The high-power generator, whether an oscillator or amplifier, requires operating power in the form of a properly-timed, high-amplitude, rectangular pulse. This pulse is supplied by a transmitter unit called the MODULATOR. When a high-power oscillator is used, the modulator high-voltage pulse switches the oscillator on and off to supply high-power electromagnetic energy. When a microwave power amplifier is used, the modulator pulse activates the amplifier just before the arrival of an electromagnetic pulse from a preceding stage or a frequency-generation source.

Normally, because of the extremely high voltage involved, the modulator pulse is supplied to the cathode of the power tube and the plate is at ground potential to shield personnel from shock hazards. The modulator pulse may be more than 100,000 volts in high-power radar transmitters. In any case, radar transmitters produce voltages, currents, and radiation hazards that are extremely dangerous to personnel. Safety precautions must always be strictly observed when working in or around a radar transmitter.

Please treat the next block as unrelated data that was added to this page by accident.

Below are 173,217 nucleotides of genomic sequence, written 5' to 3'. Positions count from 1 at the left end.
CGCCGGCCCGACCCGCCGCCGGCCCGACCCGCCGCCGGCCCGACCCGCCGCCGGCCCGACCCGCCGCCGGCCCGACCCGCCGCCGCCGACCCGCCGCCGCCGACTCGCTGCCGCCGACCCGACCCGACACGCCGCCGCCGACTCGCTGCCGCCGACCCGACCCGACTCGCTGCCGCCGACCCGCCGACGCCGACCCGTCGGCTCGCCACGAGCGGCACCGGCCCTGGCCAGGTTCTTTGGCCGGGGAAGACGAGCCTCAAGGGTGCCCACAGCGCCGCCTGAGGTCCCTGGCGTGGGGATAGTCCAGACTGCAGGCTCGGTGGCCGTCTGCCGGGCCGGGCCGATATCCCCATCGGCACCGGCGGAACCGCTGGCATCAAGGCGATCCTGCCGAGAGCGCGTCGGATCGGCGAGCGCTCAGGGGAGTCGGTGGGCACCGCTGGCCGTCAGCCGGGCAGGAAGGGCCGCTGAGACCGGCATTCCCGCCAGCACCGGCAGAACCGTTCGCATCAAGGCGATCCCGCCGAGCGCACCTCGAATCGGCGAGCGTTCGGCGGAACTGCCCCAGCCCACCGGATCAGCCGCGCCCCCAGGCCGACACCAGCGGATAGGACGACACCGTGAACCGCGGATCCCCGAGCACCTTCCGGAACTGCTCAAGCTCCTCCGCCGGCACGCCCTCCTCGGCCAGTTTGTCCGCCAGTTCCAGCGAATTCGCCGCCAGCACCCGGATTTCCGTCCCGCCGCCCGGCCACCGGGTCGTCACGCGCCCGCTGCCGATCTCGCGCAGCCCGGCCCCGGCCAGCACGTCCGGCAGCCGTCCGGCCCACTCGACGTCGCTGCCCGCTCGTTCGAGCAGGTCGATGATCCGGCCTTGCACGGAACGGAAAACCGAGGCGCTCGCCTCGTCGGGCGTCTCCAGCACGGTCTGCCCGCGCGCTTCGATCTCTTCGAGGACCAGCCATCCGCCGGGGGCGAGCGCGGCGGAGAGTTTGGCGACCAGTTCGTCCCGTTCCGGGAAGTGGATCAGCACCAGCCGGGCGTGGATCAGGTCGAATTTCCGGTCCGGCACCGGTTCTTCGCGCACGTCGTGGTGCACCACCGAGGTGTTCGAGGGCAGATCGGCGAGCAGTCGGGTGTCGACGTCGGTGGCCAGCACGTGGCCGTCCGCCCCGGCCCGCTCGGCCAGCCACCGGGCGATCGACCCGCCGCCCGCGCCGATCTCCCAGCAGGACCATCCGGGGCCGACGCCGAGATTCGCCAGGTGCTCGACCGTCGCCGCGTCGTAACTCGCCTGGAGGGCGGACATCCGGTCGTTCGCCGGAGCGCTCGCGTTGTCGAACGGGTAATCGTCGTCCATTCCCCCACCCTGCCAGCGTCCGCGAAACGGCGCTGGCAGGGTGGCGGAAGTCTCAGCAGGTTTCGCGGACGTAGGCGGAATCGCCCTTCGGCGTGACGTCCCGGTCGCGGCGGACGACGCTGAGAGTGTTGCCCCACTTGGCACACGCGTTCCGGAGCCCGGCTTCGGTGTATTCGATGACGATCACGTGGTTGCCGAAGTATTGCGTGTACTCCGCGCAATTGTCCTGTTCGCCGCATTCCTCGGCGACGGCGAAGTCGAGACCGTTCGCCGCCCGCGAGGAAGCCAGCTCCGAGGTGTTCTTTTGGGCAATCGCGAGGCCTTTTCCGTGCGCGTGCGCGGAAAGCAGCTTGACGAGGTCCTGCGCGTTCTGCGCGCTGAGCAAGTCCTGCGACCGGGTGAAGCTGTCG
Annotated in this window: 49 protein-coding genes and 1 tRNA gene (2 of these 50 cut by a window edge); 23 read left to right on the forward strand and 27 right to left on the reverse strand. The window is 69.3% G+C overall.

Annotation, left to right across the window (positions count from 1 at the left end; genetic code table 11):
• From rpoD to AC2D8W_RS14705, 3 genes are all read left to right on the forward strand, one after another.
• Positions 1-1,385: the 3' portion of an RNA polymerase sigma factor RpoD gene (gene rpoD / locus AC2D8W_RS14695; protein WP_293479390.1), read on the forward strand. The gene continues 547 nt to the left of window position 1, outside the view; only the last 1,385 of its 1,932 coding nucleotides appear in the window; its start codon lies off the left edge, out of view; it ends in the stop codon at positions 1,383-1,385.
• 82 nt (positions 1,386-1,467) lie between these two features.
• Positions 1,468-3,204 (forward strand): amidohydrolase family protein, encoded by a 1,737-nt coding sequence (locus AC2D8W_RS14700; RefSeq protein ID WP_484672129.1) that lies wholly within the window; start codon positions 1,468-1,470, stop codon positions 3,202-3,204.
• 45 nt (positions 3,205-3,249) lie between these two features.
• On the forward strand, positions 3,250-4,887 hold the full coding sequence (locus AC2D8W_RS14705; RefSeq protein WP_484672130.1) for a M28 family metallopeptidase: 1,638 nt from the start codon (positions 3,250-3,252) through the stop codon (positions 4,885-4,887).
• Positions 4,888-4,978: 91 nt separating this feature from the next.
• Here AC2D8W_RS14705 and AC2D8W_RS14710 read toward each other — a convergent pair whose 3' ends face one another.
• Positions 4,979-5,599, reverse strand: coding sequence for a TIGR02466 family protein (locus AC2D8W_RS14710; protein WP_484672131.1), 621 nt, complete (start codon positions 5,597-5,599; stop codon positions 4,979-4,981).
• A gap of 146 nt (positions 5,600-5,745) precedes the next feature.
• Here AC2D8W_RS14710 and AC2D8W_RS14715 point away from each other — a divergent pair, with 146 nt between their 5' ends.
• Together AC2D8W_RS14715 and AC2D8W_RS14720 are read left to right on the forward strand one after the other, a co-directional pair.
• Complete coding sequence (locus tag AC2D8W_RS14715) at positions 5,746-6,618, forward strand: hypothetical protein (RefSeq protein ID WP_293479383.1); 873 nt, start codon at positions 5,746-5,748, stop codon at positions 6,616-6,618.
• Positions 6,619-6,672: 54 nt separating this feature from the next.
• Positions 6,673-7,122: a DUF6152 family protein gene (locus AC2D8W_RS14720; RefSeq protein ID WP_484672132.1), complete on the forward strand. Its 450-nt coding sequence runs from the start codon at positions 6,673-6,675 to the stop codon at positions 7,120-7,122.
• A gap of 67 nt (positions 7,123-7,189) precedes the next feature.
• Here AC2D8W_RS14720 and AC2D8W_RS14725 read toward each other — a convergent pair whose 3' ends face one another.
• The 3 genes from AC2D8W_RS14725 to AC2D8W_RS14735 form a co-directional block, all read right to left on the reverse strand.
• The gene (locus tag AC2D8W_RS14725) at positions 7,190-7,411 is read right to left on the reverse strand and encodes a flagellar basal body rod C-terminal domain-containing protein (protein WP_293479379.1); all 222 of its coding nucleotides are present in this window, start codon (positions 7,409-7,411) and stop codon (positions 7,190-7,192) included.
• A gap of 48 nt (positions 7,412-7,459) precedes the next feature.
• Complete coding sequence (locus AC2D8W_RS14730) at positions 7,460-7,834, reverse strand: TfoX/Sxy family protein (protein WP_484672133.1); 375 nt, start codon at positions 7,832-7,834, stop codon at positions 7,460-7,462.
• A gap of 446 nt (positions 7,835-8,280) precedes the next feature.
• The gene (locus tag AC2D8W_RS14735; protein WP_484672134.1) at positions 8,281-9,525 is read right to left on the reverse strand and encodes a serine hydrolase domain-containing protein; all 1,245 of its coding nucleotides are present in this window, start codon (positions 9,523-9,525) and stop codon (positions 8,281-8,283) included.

A duplexer is essentially an electronic switch that permits a radar system to use a single antenna to both transmit and receive. The duplexer must connect the antenna to the transmitter and disconnect the antenna from the receiver for the duration of the transmitted pulse. The receiver must be completely isolated from the transmitted pulse to avoid damage to the extremely sensitive receiver input circuitry.

After the transmitter pulse has ended, the duplexer must rapidly disconnect the transmitter and connect the receiver to the antenna. As previously mentioned, the switching time is called receiver recovery time, and must be very fast if close-in targets are to be detected. Additionally, the duplexer should absorb very little power during either phase of operation. Low-loss characteristics are particularly important during the receive period of duplexer operation. This is because the received signals are of extremely low amplitude.